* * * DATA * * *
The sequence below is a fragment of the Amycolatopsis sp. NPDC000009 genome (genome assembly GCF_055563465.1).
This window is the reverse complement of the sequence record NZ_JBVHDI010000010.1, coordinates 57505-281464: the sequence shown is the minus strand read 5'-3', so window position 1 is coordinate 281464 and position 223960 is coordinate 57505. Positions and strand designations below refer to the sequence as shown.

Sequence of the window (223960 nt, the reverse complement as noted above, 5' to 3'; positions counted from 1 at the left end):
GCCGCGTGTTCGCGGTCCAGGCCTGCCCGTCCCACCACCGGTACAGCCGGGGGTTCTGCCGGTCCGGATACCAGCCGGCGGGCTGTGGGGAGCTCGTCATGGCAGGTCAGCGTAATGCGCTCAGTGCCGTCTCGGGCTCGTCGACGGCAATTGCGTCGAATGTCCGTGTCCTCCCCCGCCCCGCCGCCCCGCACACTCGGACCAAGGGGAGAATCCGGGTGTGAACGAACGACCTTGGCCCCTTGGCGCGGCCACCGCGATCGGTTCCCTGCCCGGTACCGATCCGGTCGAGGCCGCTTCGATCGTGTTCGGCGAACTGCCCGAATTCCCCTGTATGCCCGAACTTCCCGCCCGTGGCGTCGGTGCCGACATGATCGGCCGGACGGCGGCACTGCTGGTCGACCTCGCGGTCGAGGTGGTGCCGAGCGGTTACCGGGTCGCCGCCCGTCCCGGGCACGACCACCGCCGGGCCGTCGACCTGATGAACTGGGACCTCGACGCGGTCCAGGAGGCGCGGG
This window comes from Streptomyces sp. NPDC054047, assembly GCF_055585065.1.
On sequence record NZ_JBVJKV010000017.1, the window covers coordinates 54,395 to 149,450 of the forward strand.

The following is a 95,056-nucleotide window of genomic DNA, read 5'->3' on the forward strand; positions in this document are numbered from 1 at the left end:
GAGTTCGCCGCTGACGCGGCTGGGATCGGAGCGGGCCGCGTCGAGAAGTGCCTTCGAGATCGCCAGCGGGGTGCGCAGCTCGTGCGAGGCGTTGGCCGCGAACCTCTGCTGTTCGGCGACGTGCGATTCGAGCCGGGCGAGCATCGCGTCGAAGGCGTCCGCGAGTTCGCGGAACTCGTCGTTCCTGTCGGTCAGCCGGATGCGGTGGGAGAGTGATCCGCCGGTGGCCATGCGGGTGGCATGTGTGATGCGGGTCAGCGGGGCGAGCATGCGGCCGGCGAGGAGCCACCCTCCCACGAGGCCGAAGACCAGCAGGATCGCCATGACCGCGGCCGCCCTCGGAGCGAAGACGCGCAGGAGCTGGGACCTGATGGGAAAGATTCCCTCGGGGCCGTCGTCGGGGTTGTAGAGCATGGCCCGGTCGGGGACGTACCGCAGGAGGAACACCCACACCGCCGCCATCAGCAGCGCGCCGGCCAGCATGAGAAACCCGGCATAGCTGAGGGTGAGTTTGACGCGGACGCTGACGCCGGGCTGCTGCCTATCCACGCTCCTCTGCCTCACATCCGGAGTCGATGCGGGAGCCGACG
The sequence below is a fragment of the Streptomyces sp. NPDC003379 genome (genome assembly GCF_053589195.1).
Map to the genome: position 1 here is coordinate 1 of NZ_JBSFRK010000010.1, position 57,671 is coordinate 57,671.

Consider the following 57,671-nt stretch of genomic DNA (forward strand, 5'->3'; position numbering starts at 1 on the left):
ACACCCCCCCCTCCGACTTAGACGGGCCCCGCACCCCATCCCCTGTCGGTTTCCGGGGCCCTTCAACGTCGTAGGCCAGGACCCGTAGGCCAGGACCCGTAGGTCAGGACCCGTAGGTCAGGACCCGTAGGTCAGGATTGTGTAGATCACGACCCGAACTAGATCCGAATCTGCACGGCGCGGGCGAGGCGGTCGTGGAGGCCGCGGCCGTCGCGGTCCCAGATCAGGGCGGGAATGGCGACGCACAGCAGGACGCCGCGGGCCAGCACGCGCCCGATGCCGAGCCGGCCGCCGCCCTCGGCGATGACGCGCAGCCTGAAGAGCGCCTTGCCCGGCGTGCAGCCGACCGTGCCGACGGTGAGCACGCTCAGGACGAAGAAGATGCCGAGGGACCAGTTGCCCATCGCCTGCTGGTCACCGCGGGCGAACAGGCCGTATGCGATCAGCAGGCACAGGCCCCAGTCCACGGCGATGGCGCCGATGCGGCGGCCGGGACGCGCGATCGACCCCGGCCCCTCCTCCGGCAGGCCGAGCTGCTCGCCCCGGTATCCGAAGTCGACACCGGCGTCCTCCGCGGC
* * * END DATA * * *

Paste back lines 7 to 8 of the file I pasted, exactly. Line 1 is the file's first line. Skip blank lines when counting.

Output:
The following is a 95,056-nucleotide window of genomic DNA, read 5'->3' on the forward strand; positions in this document are numbered from 1 at the left end:
GAGTTCGCCGCTGACGCGGCTGGGATCGGAGCGGGCCGCGTCGAGAAGTGCCTTCGAGATCGCCAGCGGGGTGCGCAGCTCGTGCGAGGCGTTGGCCGCGAACCTCTGCTGTTCGGCGACGTGCGATTCGAGCCGGGCGAGCATCGCGTCGAAGGCGTCCGCGAGTTCGCGGAACTCGTCGTTCCTGTCGGTCAGCCGGATGCGGTGGGAGAGTGATCCGCCGGTGGCCATGCGGGTGGCATGTGTGATGCGGGTCAGCGGGGCGAGCATGCGGCCGGCGAGGAGCCACCCTCCCACGAGGCCGAAGACCAGCAGGATCGCCATGACCGCGGCCGCCCTCGGAGCGAAGACGCGCAGGAGCTGGGACCTGATGGGAAAGATTCCCTCGGGGCCGTCGTCGGGGTTGTAGAGCATGGCCCGGTCGGGGACGTACCGCAGGAGGAACACCCACACCGCCGCCATCAGCAGCGCGCCGGCCAGCATGAGAAACCCGGCATAGCTGAGGGTGAGTTTGACGCGGACGCTGACGCCGGGCTGCTGCCTATCCACGCTCCTCTGCCTCACATCCGGAGTCGATGCGGGAGCCGACG